[Rd] Workaround very slow NAN/Infinities arithmetic?
brod|e@g@@|@m @end|ng |rom y@hoo@com
Thu Sep 30 14:27:47 CEST 2021
I'm not an R core member, but happen to have looked a little bit at this
issue myself. I've seen similar things on Skylake and Coffee Lake 2
(9700, one generation past your latest) too. I think it would make sense
to have some handling of this, although I would want to show the trade-off
with performance impacts on CPUs that are not affected by this, and on
vectors that don't actually have NAs and similar. I think the performance
impact is likely to be small so long as branch prediction is active, but
since branch prediction is involved you might need to check with different
ratios of NAs (not for your NA bailout branch, but for e.g. interaction
of what you add and the existing `na.rm=TRUE` logic).
You'll also need to think of cases such as c(Inf, NA), c(NaN, NA), etc.,
which might complicate the logic a fair bit.
Presumably the x87 FPU will remain common for a long time, but if there
was reason to think otherwise, then the value of this becomes
Either way, I would probably wait to see what R Core says.
For reference this 2012 blog post discusses some aspects of the issue,
including that at least "historically" AMD was not affected.
Since we're on the topic I want to point out that the default NA in R
starts off as a signaling NA:
example(numToBits) # for `bitC`
##  0 11111111111 | 0000000000000000000000000000000000000000011110100010
bitC(NA_real_ + 0)
##  0 11111111111 | 1000000000000000000000000000000000000000011110100010
Notice the leading bit of the significant starts off as zero, which marks
it as a signaling NA, but becomes 1, i.e. non-signaling, after any
This is meaningful because the mere act of loading a signaling NA into the
x87 FPU is sufficient to trigger the slowdowns, even if the NA is not
actually used in arithmetic operations. This happens sometimes under some
optimization levels. I don't now of any benefit of starting off with a
signaling NA, especially since the encoding is lost pretty much as soon as
it is used. If folks are interested I can provide patch to turn the NA
quiet by default.
> On Thursday, September 30, 2021, 06:52:59 AM EDT, GILLIBERT, Andre <andre.gillibert using chu-rouen.fr> wrote:
> Dear R developers,
> By default, R uses the "long double" data type to get extra precision for intermediate computations, with a small performance tradeoff.
> Unfortunately, on all Intel x86 computers I have ever seen, long doubles (implemented in the x87 FPU) are extremely slow whenever a special representation (NA, NaN or infinities) is used; probably because it triggers poorly optimized microcode in the CPU firmware. A function such as sum() becomes more than hundred times slower!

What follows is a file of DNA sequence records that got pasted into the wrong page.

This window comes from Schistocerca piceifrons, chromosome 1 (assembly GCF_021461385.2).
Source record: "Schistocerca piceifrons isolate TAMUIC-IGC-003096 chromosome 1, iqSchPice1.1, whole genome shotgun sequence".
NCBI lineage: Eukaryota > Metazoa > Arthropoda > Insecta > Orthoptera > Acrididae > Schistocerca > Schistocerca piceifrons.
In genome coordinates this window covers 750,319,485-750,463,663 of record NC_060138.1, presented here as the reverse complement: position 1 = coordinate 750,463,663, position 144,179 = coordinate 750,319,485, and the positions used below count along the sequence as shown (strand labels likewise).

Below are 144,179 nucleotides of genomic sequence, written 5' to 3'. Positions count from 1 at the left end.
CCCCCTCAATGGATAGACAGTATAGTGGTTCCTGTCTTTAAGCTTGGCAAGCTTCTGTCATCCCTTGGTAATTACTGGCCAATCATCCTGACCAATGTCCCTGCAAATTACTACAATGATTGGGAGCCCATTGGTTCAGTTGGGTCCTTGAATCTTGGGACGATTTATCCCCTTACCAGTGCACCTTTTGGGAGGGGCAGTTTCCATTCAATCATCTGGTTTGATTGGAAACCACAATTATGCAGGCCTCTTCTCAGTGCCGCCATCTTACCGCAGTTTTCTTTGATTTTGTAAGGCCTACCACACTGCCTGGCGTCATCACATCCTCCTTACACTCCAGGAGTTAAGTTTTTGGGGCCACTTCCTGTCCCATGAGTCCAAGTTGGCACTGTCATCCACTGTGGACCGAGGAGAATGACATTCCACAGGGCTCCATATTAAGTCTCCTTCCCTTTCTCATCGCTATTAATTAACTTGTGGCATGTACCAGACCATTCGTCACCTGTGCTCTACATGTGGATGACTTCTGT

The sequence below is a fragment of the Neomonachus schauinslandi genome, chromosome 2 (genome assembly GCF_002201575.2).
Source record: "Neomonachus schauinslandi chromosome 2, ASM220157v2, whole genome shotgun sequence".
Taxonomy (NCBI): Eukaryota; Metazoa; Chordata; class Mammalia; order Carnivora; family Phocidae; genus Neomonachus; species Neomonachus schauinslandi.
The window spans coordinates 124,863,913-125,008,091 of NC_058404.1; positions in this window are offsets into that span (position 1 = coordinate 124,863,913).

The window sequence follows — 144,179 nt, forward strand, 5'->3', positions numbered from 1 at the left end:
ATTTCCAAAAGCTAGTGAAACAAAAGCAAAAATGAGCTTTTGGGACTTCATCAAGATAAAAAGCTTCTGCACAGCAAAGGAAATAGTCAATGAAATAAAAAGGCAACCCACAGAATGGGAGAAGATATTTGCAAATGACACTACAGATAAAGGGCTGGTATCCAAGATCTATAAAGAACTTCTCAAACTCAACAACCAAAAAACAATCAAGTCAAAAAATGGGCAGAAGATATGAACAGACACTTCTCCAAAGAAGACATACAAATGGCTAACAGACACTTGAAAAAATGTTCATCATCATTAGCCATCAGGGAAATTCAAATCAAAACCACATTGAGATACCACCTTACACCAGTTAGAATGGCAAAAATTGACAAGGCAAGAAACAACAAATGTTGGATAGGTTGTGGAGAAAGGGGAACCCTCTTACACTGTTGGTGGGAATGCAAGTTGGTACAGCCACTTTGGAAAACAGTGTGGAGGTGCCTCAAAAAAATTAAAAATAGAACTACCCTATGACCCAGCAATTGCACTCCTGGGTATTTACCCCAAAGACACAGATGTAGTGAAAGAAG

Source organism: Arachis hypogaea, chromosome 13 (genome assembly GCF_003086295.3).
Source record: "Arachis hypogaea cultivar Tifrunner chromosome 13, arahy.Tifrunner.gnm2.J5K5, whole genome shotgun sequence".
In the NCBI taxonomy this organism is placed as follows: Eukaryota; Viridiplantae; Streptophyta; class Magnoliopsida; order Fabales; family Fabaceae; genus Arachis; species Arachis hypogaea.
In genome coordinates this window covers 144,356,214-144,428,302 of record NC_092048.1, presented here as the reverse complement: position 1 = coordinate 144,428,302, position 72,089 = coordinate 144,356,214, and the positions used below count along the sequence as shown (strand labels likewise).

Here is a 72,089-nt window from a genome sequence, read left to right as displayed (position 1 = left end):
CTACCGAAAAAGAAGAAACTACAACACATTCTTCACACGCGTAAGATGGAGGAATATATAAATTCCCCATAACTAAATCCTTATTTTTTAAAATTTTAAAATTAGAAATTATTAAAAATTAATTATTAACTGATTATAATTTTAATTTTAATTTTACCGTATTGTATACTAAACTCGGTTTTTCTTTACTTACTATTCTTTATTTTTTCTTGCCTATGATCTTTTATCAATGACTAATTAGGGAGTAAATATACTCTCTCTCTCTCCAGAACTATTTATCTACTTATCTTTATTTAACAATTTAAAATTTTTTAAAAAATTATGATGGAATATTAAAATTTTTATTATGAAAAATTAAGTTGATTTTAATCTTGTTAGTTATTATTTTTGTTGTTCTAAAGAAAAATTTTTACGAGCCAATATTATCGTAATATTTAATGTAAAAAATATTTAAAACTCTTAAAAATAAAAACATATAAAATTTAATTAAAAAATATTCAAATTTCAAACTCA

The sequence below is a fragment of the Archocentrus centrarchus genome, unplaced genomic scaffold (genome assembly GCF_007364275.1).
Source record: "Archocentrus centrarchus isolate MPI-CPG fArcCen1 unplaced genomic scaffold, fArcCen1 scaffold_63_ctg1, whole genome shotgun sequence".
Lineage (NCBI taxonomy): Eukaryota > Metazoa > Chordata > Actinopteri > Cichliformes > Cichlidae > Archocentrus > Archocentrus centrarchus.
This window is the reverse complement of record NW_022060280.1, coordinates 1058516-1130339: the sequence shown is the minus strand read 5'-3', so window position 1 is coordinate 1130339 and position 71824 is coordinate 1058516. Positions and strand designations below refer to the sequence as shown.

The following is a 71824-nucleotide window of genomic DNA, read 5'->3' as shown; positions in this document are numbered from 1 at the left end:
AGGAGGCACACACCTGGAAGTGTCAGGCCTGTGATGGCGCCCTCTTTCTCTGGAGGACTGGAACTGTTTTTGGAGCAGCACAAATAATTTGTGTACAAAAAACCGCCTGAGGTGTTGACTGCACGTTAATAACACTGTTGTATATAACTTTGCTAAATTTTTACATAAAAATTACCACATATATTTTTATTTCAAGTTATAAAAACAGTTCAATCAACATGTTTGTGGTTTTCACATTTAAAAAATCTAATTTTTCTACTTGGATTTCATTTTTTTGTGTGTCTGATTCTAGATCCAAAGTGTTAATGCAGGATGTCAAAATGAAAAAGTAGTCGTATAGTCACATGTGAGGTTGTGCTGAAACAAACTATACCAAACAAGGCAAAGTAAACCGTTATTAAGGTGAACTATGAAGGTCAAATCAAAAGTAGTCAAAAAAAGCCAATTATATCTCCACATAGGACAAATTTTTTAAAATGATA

> Test code:
> a=runif(1e7);system.time(for(i in 1:100)sum(a))
> The slowdown factors are as follows on a few intel CPU:
> 1) Pentium Gold G5400 (Coffee Lake, 8th generation) with R 64 bits : 140 times slower with NA
> 2) Pentium G4400 (Skylake, 6th generation) with R 64 bits : 150 times slower with NA
> 3) Pentium G3220 (Haswell, 4th generation) with R 64 bits : 130 times slower with NA
> 4) Celeron J1900 (Atom Silvermont) with R 64 bits : 45 times slower with NA
> I do not have access to more recent Intel CPUs, but I doubt that it has improved much.
> Recent AMD CPUs have no significant slowdown.
> There is no significant slowdown on Intel CPUs (more recent than Sandy Bridge) for 64 bits floating point calculations based on SSE2. Therefore, operators using doubles, such as '+' are unaffected.
> I do not know whether recent ARM CPUs have slowdowns on FP64... Maybe somebody can test.
> Since NAs are not rare in real-life, I think that it would worth an extra check in functions based on long doubles, such as sum(). The check for special representations do not necessarily have to be done at each iteration for cumulative functions.
> If you are interested, I can write a bunch of patches to fix the main functions using long doubles: cumsum, cumprod, sum, prod, rowSums, colSums, matrix multiplication (matprod="internal").
> What do you think of that?
> Andr� GILLIBERT
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